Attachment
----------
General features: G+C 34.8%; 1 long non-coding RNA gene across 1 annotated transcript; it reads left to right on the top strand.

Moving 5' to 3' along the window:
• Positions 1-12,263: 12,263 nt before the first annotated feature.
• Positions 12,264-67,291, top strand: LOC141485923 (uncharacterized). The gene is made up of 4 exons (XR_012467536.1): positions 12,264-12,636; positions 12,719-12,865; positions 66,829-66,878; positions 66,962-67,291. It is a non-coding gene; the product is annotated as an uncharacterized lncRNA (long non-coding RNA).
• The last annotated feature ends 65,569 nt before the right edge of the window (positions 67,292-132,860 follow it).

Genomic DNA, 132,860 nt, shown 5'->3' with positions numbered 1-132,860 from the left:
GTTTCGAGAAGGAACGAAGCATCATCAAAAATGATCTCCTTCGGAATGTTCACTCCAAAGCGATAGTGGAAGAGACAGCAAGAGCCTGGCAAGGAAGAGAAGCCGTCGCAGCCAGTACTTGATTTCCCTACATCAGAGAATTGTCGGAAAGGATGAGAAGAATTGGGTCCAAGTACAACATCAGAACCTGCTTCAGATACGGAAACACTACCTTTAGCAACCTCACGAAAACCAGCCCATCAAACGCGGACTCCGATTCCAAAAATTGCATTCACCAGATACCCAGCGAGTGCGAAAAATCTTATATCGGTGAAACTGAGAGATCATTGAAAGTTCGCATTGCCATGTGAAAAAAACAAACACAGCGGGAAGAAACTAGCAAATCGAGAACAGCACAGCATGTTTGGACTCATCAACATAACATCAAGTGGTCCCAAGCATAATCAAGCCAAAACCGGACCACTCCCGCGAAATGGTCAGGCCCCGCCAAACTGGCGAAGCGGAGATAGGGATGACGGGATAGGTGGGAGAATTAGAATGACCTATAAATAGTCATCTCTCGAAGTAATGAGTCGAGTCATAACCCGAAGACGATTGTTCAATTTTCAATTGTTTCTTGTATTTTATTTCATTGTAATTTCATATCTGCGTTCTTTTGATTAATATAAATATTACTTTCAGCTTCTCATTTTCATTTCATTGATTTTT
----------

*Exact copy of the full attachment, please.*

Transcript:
General features: G+C 34.8%; 1 long non-coding RNA gene across 1 annotated transcript; it reads left to right on the top strand.

Moving 5' to 3' along the window:
• Positions 1-12,263: 12,263 nt before the first annotated feature.
• Positions 12,264-67,291, top strand: LOC141485923 (uncharacterized). The gene is made up of 4 exons (XR_012467536.1): positions 12,264-12,636; positions 12,719-12,865; positions 66,829-66,878; positions 66,962-67,291. It is a non-coding gene; the product is annotated as an uncharacterized lncRNA (long non-coding RNA).
• The last annotated feature ends 65,569 nt before the right edge of the window (positions 67,292-132,860 follow it).

Genomic DNA, 132,860 nt, shown 5'->3' with positions numbered 1-132,860 from the left:
GTTTCGAGAAGGAACGAAGCATCATCAAAAATGATCTCCTTCGGAATGTTCACTCCAAAGCGATAGTGGAAGAGACAGCAAGAGCCTGGCAAGGAAGAGAAGCCGTCGCAGCCAGTACTTGATTTCCCTACATCAGAGAATTGTCGGAAAGGATGAGAAGAATTGGGTCCAAGTACAACATCAGAACCTGCTTCAGATACGGAAACACTACCTTTAGCAACCTCACGAAAACCAGCCCATCAAACGCGGACTCCGATTCCAAAAATTGCATTCACCAGATACCCAGCGAGTGCGAAAAATCTTATATCGGTGAAACTGAGAGATCATTGAAAGTTCGCATTGCCATGTGAAAAAAACAAACACAGCGGGAAGAAACTAGCAAATCGAGAACAGCACAGCATGTTTGGACTCATCAACATAACATCAAGTGGTCCCAAGCATAATCAAGCCAAAACCGGACCACTCCCGCGAAATGGTCAGGCCCCGCCAAACTGGCGAAGCGGAGATAGGGATGACGGGATAGGTGGGAGAATTAGAATGACCTATAAATAGTCATCTCTCGAAGTAATGAGTCGAGTCATAACCCGAAGACGATTGTTCAATTTTCAATTGTTTCTTGTATTTTATTTCATTGTAATTTCATATCTGCGTTCTTTTGATTAATATAAATATTACTTTCAGCTTCTCATTTTCATTTCATTGATTTTT